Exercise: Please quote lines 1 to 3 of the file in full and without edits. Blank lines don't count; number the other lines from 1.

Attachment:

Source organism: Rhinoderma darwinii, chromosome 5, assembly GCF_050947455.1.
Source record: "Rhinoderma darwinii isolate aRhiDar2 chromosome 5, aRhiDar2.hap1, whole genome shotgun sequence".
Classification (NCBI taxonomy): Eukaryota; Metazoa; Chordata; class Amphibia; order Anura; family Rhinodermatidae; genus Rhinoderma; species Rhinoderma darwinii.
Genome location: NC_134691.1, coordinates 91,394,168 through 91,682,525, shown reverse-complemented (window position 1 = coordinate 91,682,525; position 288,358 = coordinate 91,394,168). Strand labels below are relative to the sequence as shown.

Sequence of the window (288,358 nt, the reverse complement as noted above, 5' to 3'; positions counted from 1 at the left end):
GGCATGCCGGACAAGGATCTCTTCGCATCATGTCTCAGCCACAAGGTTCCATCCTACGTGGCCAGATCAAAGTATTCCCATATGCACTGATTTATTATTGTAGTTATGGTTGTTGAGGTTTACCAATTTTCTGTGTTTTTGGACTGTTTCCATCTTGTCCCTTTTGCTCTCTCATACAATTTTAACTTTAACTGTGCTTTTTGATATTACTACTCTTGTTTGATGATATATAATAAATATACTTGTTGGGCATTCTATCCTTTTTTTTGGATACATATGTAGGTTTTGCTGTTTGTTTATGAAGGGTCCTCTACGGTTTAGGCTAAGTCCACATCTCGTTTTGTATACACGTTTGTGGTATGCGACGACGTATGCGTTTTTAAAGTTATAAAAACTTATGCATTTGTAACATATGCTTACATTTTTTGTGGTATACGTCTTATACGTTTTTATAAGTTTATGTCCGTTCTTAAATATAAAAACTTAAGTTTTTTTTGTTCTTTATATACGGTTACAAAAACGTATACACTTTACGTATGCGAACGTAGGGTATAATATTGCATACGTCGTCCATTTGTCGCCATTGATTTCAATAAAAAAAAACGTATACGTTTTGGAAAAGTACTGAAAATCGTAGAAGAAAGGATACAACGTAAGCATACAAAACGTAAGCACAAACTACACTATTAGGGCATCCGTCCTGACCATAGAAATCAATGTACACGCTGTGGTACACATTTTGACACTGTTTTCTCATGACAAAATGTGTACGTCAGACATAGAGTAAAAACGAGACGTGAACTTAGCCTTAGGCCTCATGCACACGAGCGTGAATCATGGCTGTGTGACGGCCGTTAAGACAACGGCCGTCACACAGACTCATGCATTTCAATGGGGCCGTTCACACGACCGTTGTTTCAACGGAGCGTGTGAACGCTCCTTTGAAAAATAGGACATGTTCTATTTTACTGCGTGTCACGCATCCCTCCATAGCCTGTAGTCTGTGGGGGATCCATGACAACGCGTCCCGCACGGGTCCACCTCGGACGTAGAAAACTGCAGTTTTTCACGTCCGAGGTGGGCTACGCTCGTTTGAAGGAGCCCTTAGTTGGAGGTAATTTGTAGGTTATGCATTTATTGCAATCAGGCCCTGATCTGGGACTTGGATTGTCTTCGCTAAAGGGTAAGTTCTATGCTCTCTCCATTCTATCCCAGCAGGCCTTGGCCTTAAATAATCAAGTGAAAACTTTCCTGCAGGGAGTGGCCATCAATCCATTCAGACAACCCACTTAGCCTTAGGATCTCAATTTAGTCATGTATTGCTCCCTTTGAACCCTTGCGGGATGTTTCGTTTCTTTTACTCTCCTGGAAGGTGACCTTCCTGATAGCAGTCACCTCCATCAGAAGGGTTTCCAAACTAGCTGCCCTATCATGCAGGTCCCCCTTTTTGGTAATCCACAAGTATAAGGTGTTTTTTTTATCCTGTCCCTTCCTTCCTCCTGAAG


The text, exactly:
Source organism: Rhinoderma darwinii, chromosome 5, assembly GCF_050947455.1.
Source record: "Rhinoderma darwinii isolate aRhiDar2 chromosome 5, aRhiDar2.hap1, whole genome shotgun sequence".
Classification (NCBI taxonomy): Eukaryota; Metazoa; Chordata; class Amphibia; order Anura; family Rhinodermatidae; genus Rhinoderma; species Rhinoderma darwinii.